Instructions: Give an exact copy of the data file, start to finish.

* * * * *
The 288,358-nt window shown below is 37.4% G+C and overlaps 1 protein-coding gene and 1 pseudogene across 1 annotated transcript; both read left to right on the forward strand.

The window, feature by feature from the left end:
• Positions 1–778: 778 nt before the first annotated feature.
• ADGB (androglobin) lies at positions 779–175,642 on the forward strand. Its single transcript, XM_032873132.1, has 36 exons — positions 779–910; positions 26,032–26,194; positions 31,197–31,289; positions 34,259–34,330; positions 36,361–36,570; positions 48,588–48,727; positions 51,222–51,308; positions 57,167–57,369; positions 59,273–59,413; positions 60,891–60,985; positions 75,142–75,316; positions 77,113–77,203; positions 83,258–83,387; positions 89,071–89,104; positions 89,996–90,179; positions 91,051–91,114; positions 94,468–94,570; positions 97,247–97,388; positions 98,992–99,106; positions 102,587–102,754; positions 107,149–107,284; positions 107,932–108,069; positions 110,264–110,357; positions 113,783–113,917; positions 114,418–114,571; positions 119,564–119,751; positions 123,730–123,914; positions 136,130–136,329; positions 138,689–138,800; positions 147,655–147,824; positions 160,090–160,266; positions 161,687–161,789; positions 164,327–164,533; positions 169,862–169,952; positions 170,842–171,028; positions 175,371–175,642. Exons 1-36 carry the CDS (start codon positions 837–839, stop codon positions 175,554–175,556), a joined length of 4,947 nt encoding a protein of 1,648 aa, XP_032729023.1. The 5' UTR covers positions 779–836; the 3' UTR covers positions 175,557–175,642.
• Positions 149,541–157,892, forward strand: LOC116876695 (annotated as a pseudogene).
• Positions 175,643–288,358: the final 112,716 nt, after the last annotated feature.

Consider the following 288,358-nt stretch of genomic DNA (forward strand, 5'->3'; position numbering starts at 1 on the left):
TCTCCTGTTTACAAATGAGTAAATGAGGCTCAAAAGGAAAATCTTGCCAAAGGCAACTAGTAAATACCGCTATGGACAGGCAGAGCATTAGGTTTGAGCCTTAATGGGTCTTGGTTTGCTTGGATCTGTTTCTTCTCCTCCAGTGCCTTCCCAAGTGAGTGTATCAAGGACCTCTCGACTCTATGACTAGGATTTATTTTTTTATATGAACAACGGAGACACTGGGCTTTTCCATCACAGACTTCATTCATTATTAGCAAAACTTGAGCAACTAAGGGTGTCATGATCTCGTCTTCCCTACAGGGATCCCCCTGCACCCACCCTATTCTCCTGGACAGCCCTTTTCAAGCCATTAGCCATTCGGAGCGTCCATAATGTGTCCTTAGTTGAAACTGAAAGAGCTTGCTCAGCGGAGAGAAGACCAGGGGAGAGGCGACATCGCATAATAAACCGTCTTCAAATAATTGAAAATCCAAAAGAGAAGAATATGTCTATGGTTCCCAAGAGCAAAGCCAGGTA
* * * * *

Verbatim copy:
The 288,358-nt window shown below is 37.4% G+C and overlaps 1 protein-coding gene and 1 pseudogene across 1 annotated transcript; both read left to right on the forward strand.

The window, feature by feature from the left end:
• Positions 1–778: 778 nt before the first annotated feature.
• ADGB (androglobin) lies at positions 779–175,642 on the forward strand. Its single transcript, XM_032873132.1, has 36 exons — positions 779–910; positions 26,032–26,194; positions 31,197–31,289; positions 34,259–34,330; positions 36,361–36,570; positions 48,588–48,727; positions 51,222–51,308; positions 57,167–57,369; positions 59,273–59,413; positions 60,891–60,985; positions 75,142–75,316; positions 77,113–77,203; positions 83,258–83,387; positions 89,071–89,104; positions 89,996–90,179; positions 91,051–91,114; positions 94,468–94,570; positions 97,247–97,388; positions 98,992–99,106; positions 102,587–102,754; positions 107,149–107,284; positions 107,932–108,069; positions 110,264–110,357; positions 113,783–113,917; positions 114,418–114,571; positions 119,564–119,751; positions 123,730–123,914; positions 136,130–136,329; positions 138,689–138,800; positions 147,655–147,824; positions 160,090–160,266; positions 161,687–161,789; positions 164,327–164,533; positions 169,862–169,952; positions 170,842–171,028; positions 175,371–175,642. Exons 1-36 carry the CDS (start codon positions 837–839, stop codon positions 175,554–175,556), a joined length of 4,947 nt encoding a protein of 1,648 aa, XP_032729023.1. The 5' UTR covers positions 779–836; the 3' UTR covers positions 175,557–175,642.
• Positions 149,541–157,892, forward strand: LOC116876695 (annotated as a pseudogene).
• Positions 175,643–288,358: the final 112,716 nt, after the last annotated feature.

Consider the following 288,358-nt stretch of genomic DNA (forward strand, 5'->3'; position numbering starts at 1 on the left):
TCTCCTGTTTACAAATGAGTAAATGAGGCTCAAAAGGAAAATCTTGCCAAAGGCAACTAGTAAATACCGCTATGGACAGGCAGAGCATTAGGTTTGAGCCTTAATGGGTCTTGGTTTGCTTGGATCTGTTTCTTCTCCTCCAGTGCCTTCCCAAGTGAGTGTATCAAGGACCTCTCGACTCTATGACTAGGATTTATTTTTTTATATGAACAACGGAGACACTGGGCTTTTCCATCACAGACTTCATTCATTATTAGCAAAACTTGAGCAACTAAGGGTGTCATGATCTCGTCTTCCCTACAGGGATCCCCCTGCACCCACCCTATTCTCCTGGACAGCCCTTTTCAAGCCATTAGCCATTCGGAGCGTCCATAATGTGTCCTTAGTTGAAACTGAAAGAGCTTGCTCAGCGGAGAGAAGACCAGGGGAGAGGCGACATCGCATAATAAACCGTCTTCAAATAATTGAAAATCCAAAAGAGAAGAATATGTCTATGGTTCCCAAGAGCAAAGCCAGGTA